Halifax (United Kingdom bank)

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Bank of Scotland Plc
trading as Halifax
TypeDivision
IndustryFinance and insurance
Founded1853
Key peopleDavid Nicholson
(Group Director)
ProductsFinancial services
ParentLloyds Banking Group
Websitewww.halifax.co.uk
 
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Bank of Scotland Plc
trading as Halifax
TypeDivision
IndustryFinance and insurance
Founded1853
Key peopleDavid Nicholson
(Group Director)
ProductsFinancial services
ParentLloyds Banking Group
Websitewww.halifax.co.uk

Halifax (previously known as Halifax Building Society) is a banking chain in the United Kingdom and a division of Bank of Scotland, itself a wholly owned subsidiary of Lloyds Banking Group. It is the UK's largest provider of residential mortgages and savings accounts.

It is named after the town of Halifax, West Yorkshire where it was founded as a building society in 1853. By 1913 It had developed into the UK's largest building society and continued to grow and prosper and maintained this position within the UK until 1997 when it de-mutualised.

In 1997 it became Halifax plc, a public limited company which was a constituent of the FTSE 100 Index. In 2001 Halifax plc merged with The Governor and Company of the Bank of Scotland, forming HBOS. In 2006, the HBOS Group Reorganisation Act 2006 legally transferred the assets and liabilities of the Halifax chain to Bank of Scotland which became a standard plc, with Halifax becoming a division of Bank of Scotland. A takeover of HBOS by Lloyds TSB was approved by the Court of Session on 12 January 2009, and on 19 January 2009 Bank of Scotland, including Halifax, formally became part of Lloyds Banking Group.

History[edit]

Formation[edit]

The Halifax was formed in 1853 as The Halifax Permanent Benefit Building and Investment Society. The idea was thought up in a meeting room situated above The Old Cock Inn close to the original Building Society building.[1] Like all early building societies, the purpose of the society was for the mutual benefit of local working people. Investors with surplus cash would invest in the society to receive interest, and borrowers could access loans to fund the purchase of a house.

Unlike many British building societies which grew large by acquisitions and mergers, the Society chose an organic form of growth, and proceeded to open branches throughout the UK. By 1913, it was the largest building society in the UK.[1] The first office in London opened in 1924;[1] and the first offices in Scotland in 1928.[1]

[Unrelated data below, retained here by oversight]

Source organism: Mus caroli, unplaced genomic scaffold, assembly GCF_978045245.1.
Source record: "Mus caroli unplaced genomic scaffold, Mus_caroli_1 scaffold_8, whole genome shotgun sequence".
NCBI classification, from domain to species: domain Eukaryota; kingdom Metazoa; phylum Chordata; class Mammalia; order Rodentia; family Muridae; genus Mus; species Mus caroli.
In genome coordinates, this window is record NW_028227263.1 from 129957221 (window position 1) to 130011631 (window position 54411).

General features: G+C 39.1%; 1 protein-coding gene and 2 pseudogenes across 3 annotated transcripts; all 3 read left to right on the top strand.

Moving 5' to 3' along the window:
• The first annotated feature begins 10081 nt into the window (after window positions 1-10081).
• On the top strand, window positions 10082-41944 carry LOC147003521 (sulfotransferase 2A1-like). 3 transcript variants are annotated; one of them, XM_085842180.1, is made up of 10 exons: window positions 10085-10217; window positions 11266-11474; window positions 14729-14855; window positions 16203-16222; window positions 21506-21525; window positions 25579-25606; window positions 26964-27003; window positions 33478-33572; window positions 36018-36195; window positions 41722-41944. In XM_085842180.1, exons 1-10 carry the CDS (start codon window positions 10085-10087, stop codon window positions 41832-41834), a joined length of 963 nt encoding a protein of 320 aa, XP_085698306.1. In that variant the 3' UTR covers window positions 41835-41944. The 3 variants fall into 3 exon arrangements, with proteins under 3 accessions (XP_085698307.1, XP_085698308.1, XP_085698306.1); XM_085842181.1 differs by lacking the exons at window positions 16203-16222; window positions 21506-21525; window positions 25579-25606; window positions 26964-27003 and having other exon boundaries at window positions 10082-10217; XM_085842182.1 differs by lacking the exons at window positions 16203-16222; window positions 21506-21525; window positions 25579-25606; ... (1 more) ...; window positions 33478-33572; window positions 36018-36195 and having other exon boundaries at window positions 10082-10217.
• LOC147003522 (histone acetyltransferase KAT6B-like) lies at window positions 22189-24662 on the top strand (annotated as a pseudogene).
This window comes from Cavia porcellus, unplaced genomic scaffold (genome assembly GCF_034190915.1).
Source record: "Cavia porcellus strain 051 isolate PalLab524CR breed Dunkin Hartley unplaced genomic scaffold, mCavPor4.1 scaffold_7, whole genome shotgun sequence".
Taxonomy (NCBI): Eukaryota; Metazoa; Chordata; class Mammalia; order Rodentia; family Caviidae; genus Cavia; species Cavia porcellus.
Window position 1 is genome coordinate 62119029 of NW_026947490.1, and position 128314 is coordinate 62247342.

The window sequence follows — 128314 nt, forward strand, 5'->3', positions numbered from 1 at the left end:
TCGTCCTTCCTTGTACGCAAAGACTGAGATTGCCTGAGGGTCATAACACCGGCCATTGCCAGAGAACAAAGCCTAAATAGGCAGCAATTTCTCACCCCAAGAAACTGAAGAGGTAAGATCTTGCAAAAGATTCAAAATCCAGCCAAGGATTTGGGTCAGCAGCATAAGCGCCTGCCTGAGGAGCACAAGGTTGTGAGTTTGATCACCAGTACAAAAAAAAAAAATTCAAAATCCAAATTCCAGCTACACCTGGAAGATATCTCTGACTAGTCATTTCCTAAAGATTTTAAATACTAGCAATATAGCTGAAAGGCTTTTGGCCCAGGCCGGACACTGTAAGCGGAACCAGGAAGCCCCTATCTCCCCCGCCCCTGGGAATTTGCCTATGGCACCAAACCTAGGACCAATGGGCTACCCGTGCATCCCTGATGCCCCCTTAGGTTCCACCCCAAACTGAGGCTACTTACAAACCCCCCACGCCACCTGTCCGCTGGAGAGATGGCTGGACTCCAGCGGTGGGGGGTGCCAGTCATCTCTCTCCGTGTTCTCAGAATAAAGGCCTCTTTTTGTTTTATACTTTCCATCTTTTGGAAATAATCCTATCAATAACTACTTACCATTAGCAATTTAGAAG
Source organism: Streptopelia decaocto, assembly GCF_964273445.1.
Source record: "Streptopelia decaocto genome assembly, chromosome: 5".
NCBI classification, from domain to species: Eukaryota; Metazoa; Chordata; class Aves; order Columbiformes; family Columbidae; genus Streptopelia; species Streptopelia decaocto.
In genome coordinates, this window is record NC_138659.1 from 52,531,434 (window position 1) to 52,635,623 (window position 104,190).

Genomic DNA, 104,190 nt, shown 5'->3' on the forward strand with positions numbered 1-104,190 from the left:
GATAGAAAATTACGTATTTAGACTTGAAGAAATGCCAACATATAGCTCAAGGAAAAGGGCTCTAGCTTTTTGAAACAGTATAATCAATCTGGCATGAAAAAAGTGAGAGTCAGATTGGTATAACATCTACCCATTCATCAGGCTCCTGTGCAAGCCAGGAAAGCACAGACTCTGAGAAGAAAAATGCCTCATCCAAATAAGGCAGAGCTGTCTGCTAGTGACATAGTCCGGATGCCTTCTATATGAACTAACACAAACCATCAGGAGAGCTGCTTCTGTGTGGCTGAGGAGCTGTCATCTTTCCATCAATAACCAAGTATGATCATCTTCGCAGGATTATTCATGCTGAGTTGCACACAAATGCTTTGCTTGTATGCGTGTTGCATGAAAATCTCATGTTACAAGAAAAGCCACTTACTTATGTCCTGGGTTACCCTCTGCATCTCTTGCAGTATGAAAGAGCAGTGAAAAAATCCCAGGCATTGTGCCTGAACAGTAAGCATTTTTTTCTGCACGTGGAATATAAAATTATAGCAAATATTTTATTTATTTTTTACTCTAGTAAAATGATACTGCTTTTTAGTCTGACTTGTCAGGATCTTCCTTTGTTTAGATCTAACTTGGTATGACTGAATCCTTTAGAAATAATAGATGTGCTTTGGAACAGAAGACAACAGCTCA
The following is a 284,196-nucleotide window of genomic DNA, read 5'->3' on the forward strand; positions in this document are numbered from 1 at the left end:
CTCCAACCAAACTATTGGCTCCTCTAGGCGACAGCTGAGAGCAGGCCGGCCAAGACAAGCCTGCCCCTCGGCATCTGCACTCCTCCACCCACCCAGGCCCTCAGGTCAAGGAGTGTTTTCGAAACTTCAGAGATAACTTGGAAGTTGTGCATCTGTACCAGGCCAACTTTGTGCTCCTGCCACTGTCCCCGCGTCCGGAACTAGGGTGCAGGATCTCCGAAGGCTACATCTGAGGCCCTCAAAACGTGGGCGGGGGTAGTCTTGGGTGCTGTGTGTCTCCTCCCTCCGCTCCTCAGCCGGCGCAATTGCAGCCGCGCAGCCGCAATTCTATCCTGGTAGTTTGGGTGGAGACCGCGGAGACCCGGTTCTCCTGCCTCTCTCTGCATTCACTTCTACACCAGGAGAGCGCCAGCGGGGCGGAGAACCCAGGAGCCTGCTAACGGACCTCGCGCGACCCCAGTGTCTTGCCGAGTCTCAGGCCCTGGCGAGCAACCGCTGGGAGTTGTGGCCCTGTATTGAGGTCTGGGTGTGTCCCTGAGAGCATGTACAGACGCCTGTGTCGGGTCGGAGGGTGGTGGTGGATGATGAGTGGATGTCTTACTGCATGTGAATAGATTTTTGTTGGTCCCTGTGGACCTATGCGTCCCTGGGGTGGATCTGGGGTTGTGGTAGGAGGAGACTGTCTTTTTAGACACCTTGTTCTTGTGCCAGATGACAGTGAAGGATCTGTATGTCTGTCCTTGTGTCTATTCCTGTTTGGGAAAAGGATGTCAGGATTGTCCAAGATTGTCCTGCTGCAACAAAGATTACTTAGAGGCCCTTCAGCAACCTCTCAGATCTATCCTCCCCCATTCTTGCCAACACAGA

Halifax Building Society[edit]

The former headquarters of the Halifax in Trinity Road, Halifax, West Yorkshire.

In 1928, it merged with Halifax Equitable Building Society,[1] then the second largest building society and was renamed Halifax Building Society. The Society was now five times larger than its nearest rival, with assets of £47 million.[1]

A new Head Office was built at Trinity Road, Halifax in 1973.[1] The distinctive diamond shaped building was used on marketing material during the 1980s and 90s. Underneath the building is a specially constructed deedstore which is used to store property deeds for a one off charge of £10. It is computerised and filled with foam to prevent fire. Its importance has diminished in recent years because property data is now kept on a central database kept by Her Majesty's Land Registry.

The main branch of Halifax, in Halifax

The Society continued to grow in size throughout the 20th century, remaining the UK's largest building society. The deregulation of the financial services industry in the 1980s saw the passing of the Building Societies Act 1986 which allowed societies greater financial freedoms, and diversification into other markets. Accordingly the Halifax acquired an estate agent to complement its mortgage business. It also expanded by offering current accounts and credit cards, traditionally services offered by commercial banks.

Demutualisation[edit]

The 1986 Act also allowed building societies to demutualise, and become public limited companies instead of mutually owned organisations, owned by the customers who borrowed and saved with the society. Although the Abbey National demutualised in 1989, the process was not repeated until the late 1990s, when most of the large societies announced demutalisation plans. In 1995, the Halifax announced it was to merge with the Leeds Permanent Building Society and convert to a plc. The Halifax floated on the London Stock Exchange on 2 June 1997.[1] Over 7.5 million customers of the Society became shareholders of the new bank, the largest extension of shareholders in UK history.[2]

A high-street branch of the Halifax in Peterborough, Cambridgeshire

As Halifax plc, the new bank was the fifth largest in the UK in terms of market capitalisation. Further expansion took place with the 1996 acquisition of Clerical Medical Fund Managers, a UK life insurance company. In 1999, the Halifax acquired the Birmingham Midshires Building Society[1] and ComparetheLoan. In 2000, Halifax established Intelligent Finance, a telephone and internet based bank.

Formation of HBOS[edit]

In 2001, a wave of consolidation in the UK banking market led Halifax to agree a £10.8 billion merger with the Bank of Scotland.[3] The new group was named Halifax Bank of Scotland (HBOS) with headquarters in Edinburgh, and retained both Halifax and the Bank of Scotland as brand names. However in Scotland, Halifax branches were amalgamated with the Bank of Scotland, and the Halifax brand is now only used for branding mortgages and savings products. Halifax branches in the rest of the UK use the Bank of Scotland brand for business banking. In 2006 the Bank of Scotland (Ireland), HBOS's main retail bank in the Republic of Ireland, announced that it would be rebranding its retail business as Halifax, citing the Irish public's exposure to Halifax advertising on ITV as among the reasons.[4] The Bank of Scotland name was to be retained for business banking.